Mixed in America: Race, Religion, and Memoir|
Spring 2015 not offered
AFAM 282, AMST 242|
This course examines the history of mixed-race and interfaith identities in America. Using the genre of the memoir as a focusing lens, we will look at the various ways that Americans of mixed heritage have found a place, crafted an identity, and made meaning out of being considered "mixed." How has being multiracial or bi-religious changed in the course of history in the United States? What has occasioned these changes, and what patterns can we observe? We will explore questions of racial construction; religious boundary-making; rites of passage; gender, sexuality, and marriage; and some literary and media representations of mixed-heritage people.
||Gen Ed Area Dept:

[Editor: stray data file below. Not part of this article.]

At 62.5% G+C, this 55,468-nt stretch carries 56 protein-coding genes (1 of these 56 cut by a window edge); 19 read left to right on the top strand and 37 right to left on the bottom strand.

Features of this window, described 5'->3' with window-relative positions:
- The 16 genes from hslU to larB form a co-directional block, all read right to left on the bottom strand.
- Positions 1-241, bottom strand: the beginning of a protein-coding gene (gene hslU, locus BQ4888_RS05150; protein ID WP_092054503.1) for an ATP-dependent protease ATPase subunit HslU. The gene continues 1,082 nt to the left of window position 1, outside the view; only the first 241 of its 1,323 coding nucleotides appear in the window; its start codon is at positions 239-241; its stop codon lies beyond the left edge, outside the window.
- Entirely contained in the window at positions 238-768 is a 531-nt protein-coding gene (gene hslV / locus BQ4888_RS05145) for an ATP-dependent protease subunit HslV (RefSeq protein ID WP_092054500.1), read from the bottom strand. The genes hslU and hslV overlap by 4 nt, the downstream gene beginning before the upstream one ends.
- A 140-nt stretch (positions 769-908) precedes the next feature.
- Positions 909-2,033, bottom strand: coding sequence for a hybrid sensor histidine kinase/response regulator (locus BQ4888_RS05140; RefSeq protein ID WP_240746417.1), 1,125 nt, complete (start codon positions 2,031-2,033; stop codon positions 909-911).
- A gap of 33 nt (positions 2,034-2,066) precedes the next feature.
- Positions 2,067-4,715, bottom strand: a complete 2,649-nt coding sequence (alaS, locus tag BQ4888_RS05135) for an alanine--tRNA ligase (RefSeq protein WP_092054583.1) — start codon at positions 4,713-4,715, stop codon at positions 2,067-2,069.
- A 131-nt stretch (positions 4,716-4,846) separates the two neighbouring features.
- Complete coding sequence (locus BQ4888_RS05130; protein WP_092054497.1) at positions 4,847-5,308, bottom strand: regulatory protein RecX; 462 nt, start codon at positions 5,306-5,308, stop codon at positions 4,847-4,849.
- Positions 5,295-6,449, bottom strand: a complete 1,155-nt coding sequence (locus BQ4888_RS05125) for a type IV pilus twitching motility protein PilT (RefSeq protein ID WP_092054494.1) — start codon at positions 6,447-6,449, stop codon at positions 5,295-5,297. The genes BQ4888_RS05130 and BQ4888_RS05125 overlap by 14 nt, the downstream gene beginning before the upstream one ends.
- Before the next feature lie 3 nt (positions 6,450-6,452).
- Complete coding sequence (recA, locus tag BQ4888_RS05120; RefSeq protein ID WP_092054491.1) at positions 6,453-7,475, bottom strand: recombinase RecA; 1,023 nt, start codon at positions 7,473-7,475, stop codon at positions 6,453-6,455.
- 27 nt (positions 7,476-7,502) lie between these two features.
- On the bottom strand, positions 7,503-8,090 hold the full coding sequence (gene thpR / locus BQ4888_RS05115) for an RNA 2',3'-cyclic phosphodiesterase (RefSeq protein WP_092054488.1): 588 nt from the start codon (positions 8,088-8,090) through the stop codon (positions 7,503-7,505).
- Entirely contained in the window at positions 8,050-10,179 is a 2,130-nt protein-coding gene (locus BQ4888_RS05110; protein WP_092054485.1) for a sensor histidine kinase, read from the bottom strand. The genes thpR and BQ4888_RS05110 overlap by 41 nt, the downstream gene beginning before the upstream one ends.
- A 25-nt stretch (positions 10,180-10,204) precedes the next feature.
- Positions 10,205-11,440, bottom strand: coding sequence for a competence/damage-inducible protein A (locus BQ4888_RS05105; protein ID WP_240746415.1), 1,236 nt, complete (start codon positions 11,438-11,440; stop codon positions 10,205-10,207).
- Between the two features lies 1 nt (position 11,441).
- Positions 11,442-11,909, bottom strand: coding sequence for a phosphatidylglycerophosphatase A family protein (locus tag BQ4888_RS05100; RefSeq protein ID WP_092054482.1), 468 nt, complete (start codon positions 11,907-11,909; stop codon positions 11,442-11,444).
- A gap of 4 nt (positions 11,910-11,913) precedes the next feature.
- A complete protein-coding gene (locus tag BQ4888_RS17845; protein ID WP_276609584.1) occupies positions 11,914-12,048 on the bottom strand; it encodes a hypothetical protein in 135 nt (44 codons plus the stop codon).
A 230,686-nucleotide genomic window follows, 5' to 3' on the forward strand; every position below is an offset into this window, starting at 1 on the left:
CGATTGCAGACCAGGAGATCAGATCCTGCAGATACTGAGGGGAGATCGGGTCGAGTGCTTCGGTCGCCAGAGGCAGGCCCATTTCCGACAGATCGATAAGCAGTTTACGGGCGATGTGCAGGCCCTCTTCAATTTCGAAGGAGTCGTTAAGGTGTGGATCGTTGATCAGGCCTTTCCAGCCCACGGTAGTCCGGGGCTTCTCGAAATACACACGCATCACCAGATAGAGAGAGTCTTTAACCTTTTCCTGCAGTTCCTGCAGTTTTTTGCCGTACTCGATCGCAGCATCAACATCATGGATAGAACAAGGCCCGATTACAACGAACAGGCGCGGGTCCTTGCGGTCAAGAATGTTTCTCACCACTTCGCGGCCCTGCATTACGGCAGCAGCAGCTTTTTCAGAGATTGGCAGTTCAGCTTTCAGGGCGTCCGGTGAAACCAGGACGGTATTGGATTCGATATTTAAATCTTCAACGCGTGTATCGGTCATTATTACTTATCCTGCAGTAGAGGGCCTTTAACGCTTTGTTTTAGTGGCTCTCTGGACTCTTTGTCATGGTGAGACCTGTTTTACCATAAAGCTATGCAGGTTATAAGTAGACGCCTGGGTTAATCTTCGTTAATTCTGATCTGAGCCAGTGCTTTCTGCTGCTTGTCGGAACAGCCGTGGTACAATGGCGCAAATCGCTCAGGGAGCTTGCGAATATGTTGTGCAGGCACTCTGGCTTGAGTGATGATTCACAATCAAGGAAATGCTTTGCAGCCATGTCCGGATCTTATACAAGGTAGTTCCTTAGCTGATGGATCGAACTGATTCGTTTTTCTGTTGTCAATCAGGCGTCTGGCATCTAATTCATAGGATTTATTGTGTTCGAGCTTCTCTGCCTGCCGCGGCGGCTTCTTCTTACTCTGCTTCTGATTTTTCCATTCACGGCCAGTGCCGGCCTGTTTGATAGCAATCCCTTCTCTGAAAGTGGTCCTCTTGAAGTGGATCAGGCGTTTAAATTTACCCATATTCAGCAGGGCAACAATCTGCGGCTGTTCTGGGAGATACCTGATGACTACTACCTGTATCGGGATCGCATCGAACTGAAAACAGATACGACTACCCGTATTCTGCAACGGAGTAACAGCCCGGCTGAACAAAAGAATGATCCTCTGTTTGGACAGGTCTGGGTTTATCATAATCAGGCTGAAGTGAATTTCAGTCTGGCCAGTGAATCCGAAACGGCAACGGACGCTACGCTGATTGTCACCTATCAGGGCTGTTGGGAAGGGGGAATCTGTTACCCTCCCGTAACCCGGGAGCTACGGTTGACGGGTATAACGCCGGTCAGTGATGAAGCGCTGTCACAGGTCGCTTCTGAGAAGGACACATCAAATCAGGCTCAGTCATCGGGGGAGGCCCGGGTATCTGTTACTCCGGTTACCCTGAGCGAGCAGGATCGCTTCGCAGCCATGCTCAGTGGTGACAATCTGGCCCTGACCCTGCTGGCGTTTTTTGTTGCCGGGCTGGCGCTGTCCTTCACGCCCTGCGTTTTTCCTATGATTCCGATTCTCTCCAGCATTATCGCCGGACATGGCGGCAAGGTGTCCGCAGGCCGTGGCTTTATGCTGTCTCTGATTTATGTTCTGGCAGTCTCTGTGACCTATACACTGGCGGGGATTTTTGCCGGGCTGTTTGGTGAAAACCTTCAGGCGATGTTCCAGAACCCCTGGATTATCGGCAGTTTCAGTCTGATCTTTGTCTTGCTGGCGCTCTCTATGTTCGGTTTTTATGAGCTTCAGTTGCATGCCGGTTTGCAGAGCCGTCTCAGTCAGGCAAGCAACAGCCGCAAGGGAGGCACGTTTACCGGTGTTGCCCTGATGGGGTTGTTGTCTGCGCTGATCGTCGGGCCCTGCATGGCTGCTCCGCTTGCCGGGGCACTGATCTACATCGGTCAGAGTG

|Course Format: Seminar||Grading Mode: Graded|
||Fulfills a Major Requirement for: (AFAM)(AMST)(EDST)(RELI-MN)(RELI)(SISP-Reli Conc)
James McBride, THE COLOR OF WATER
Jean Giovanetti, ONE ASIAN EYE
Mary Gordon, SHADOW MAN
Barack Obama, DREAMS FROM MY FATHER: A STORY OF RACE AND INHERITANCE
Claudine Chiawei O'Hearn, HALF AND HALF
Rebecca Walker, BLACK, WHITE, JEWISH
Gregory H. Williams, LIFE ON THE COLOR LINE
|Examinations and Assignments: |
Weekly one-page response papers, three 5-7 page papers, and one 7-minute class presentation.
|Additional Requirements and/or Comments: |
This course fulfills the "Religion in Society" requirement for the Religion department major.
To apply for admission, email firstname.lastname@example.org with a paragraph on your interest in the course and include any course work you've done in race theory, religion, or identity formation. This course gives preference to majors in Religion, American Studies, and African American Studies, or other students who have done course work in race theory,religion, or identity formation.
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